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Abstract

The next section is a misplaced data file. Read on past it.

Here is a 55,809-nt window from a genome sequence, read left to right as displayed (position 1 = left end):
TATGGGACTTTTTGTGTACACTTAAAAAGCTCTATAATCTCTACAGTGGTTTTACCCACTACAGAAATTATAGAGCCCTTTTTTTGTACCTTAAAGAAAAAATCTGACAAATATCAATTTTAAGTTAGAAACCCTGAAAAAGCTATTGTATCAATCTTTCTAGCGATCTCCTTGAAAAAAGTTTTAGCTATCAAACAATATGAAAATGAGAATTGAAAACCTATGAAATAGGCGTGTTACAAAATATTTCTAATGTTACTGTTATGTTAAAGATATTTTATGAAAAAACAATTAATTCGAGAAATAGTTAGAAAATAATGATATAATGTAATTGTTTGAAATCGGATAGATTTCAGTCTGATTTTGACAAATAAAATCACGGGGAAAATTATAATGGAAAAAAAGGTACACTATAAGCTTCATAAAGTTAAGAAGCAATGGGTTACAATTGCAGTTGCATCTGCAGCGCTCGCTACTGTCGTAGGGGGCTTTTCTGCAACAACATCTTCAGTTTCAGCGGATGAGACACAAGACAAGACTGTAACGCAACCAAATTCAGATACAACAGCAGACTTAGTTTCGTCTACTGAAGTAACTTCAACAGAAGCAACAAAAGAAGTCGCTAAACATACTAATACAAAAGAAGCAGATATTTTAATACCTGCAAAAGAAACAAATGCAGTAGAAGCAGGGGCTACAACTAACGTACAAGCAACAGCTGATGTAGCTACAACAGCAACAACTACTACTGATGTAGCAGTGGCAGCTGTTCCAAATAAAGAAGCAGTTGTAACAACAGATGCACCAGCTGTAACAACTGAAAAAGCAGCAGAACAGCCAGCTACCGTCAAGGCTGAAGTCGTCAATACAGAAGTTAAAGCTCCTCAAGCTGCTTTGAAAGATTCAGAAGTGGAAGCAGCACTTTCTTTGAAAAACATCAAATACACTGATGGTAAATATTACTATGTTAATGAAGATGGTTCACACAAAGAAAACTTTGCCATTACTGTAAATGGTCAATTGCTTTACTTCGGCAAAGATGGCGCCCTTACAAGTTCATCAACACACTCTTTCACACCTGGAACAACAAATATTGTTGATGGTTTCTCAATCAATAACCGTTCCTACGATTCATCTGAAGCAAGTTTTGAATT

New stratigraphic, geochronological and palaeomagnetic constraints allow updates to be made to a synthesis of Neoproterozoic glacial palaeolatitudes, including modifications to some reliability estimates. The overall pattern of a Neoproterozoic climatic paradox persists: there is an abundance of tropical palaeolatitudes and near to complete absence of glaciogenic deposits demonstrably laid down between latitudes of 60° and 90°. In addition to 12 units with palaeolatitude estimates that are somewhat reliable, estimates with moderate to high reliability now include Konnarock (less than 10° from the palaeo-equator), Elatina, Rapitan, Mechum River, Grand Conglomerat (10–20°), Upper Tindir, Puga (20–30°), Nantuo, Gaskiers (30–40°) and Walsh (40–50°). Among these, Elatina, Upper Tindir and Nantuo are considered to have the highest reliability, all with estimates of low to moderate palaeolatitude. The Elatina result stems from sedimentary rocks with quantitative correction of inclination-shallowing effects, and the Upper Tindir result stems from data collected from igneous rocks that are precisely coeval with the glacial deposits. Despite continuing debate on the global character of Neoproterozoic ice ages, their pan-glacial extent (ice extending to low latitude in a low-obliquity world) is well demonstrated.

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